Omagh bomb case against Seamus Daly is 'stale' lawyer tells court
A "stale" case is being brought against a high-profile republican accused of murdering 29 people in the Omagh bomb atrocity, the High Court heard today.
Seamus Daly was charged on the basis of evidence police have had for 16 years, his lawyers argued.
As the prosecution confirmed it is to enlist a new telephone communications expert, defence representatives claimed he should be granted bail due to delays.
Daly faces 29 counts of murder over the August 1998 Real IRA attack.
The 44-year-old bricklayer, originally from Cullaville, Co Monaghan, but now residing in Jonesborough, Co Armagh, is also accused of causing the explosion in Omagh and possession of a bomb in the Co Tyrone market town with intent to endanger life or property.
He is further charged with conspiring to cause an explosion and having explosives with intent in connection with a separate dissident bomb plot in Lisburn, Co Down in April that year.
No one has ever been convicted in connection with the massacre at Omagh.
But Daly, who has a previous conviction in the Irish Republic for IRA membership, has already been found liable for the bombing in a landmark civil action taken by victims' families.
A previous court was told a man named Denis O'Connor claims Daly phoned him on the day of the attack using a mobile suspected of having travelled into Omagh on the bomb run.
Cell-site analysis also allegedly links him to the earlier bomb incident at Lisburn involving a similar modus operandi and warnings.
Prosecutors claimed at that stage that he gave police a false name - that of his brother - when he was detained in April this year.
Detectives were said to have been looking for him for five years.
At the time of his arrest he provided a prepared statement denying IRA membership or any involvement in either the Lisburn attempted bombing or the attack on Omagh, whose 29 victims included the mother of unborn twins.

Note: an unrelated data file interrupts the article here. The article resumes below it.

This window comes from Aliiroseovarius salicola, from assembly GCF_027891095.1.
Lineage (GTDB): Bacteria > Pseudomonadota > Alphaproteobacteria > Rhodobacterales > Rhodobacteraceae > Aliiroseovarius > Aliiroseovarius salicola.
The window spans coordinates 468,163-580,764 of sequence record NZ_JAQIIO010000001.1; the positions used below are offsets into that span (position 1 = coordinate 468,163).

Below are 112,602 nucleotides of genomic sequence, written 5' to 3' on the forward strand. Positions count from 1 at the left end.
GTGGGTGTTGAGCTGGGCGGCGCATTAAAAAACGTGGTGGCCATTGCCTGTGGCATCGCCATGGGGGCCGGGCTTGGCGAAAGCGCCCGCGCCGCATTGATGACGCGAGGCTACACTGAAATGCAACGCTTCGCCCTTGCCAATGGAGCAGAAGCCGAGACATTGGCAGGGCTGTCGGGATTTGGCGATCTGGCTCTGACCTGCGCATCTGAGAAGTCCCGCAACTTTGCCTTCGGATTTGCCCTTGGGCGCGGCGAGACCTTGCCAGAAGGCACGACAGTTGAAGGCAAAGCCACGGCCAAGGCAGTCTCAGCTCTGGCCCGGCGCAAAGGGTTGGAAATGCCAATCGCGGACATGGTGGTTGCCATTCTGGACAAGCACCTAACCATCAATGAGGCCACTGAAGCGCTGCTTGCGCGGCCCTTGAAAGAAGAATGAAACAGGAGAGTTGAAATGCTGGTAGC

As the accused mounted a new bid to be released on bail today, Mr Justice Treacy was told an expert in mobile phones and cell-sites originally used by the prosecution was no longer available.
Procurement processes are underway to select a replacement from two potential candidates.
Rejecting claims of delay in advancing the case against Daly, prosecution counsel argued that it was a complex and voluminous investigation.
She disclosed that 15 Lever Arch files of material have been compiled.
An international letter of request has also been sent for everything held by the Garda from the time of Daly's original arrest back in 1999.
Pressed by the judge, she confirmed that evidence used to bring the charges has been available to police since shortly after the bombing.
The barrister insisted, though, that a new investigation team was only appointed in 2012.
But Michael O'Higgins SC, for Daly, argued that there was nothing complicated about a case centred on the alleged movement of phones during the bomb run into Omagh.
"It's a very stale case and has not been re-ignited by any new evidence," he said.
"It's all based on material supplied by the telephone companies in the immediate aftermath of the explosion and the full co-operation they extended to the RUC investigating at that time."
According to Mr O'Higgins no explanation has been given for why police and prosecuting authorities waited from 1998 until April 2014 to bring charges.
He stressed: "This isn't just a cold-case. This is the Omagh bombing.
"The idea that the original investigation didn't pull out all the stops post-1998 isn't in it.
"The impact of the explosion and the response to it is well-fixed, even at this remove, in people's minds and very understandably every single thing that could have been done was done and was done with vigour."
The barrister claimed police had taken an "unusual" step of deciding to go with the original evidence.
He added: "There's an element of unreality for the prosecution to be talking about how complex it is. They have had 16 years to get their ducks in a row."
Adjourning the bail application, Mr Justice Treacy said he wanted to study a chronology provided by the prosecution and documents lodged by a parish priest in support of Daly's application.
Belfast Telegraph Digital